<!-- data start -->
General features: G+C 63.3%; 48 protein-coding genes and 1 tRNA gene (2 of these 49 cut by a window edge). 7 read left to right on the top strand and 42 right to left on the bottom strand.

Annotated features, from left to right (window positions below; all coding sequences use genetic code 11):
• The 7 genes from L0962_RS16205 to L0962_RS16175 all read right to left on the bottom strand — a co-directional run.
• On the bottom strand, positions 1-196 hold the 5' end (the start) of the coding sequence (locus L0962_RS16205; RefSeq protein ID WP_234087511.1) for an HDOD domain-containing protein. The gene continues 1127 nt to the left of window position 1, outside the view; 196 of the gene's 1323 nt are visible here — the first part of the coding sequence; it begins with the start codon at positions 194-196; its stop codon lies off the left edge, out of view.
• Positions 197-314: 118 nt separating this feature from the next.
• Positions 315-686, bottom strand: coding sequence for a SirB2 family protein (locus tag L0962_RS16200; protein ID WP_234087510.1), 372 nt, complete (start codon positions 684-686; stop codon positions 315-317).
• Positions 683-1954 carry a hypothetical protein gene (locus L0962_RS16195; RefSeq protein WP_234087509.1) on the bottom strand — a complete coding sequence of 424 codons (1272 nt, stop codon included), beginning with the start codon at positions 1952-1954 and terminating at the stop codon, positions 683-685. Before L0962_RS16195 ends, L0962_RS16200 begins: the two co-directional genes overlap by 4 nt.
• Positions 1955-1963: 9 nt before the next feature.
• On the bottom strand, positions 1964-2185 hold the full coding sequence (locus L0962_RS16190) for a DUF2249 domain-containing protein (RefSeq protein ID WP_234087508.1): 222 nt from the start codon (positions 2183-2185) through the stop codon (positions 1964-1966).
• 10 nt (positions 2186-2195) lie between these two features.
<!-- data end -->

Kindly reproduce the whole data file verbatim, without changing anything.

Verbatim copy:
General features: G+C 63.3%; 48 protein-coding genes and 1 tRNA gene (2 of these 49 cut by a window edge). 7 read left to right on the top strand and 42 right to left on the bottom strand.

Annotated features, from left to right (window positions below; all coding sequences use genetic code 11):
• The 7 genes from L0962_RS16205 to L0962_RS16175 all read right to left on the bottom strand — a co-directional run.
• On the bottom strand, positions 1-196 hold the 5' end (the start) of the coding sequence (locus L0962_RS16205; RefSeq protein ID WP_234087511.1) for an HDOD domain-containing protein. The gene continues 1127 nt to the left of window position 1, outside the view; 196 of the gene's 1323 nt are visible here — the first part of the coding sequence; it begins with the start codon at positions 194-196; its stop codon lies off the left edge, out of view.
• Positions 197-314: 118 nt separating this feature from the next.
• Positions 315-686, bottom strand: coding sequence for a SirB2 family protein (locus tag L0962_RS16200; protein ID WP_234087510.1), 372 nt, complete (start codon positions 684-686; stop codon positions 315-317).
• Positions 683-1954 carry a hypothetical protein gene (locus L0962_RS16195; RefSeq protein WP_234087509.1) on the bottom strand — a complete coding sequence of 424 codons (1272 nt, stop codon included), beginning with the start codon at positions 1952-1954 and terminating at the stop codon, positions 683-685. Before L0962_RS16195 ends, L0962_RS16200 begins: the two co-directional genes overlap by 4 nt.
• Positions 1955-1963: 9 nt before the next feature.
• On the bottom strand, positions 1964-2185 hold the full coding sequence (locus L0962_RS16190) for a DUF2249 domain-containing protein (RefSeq protein ID WP_234087508.1): 222 nt from the start codon (positions 2183-2185) through the stop codon (positions 1964-1966).
• 10 nt (positions 2186-2195) lie between these two features.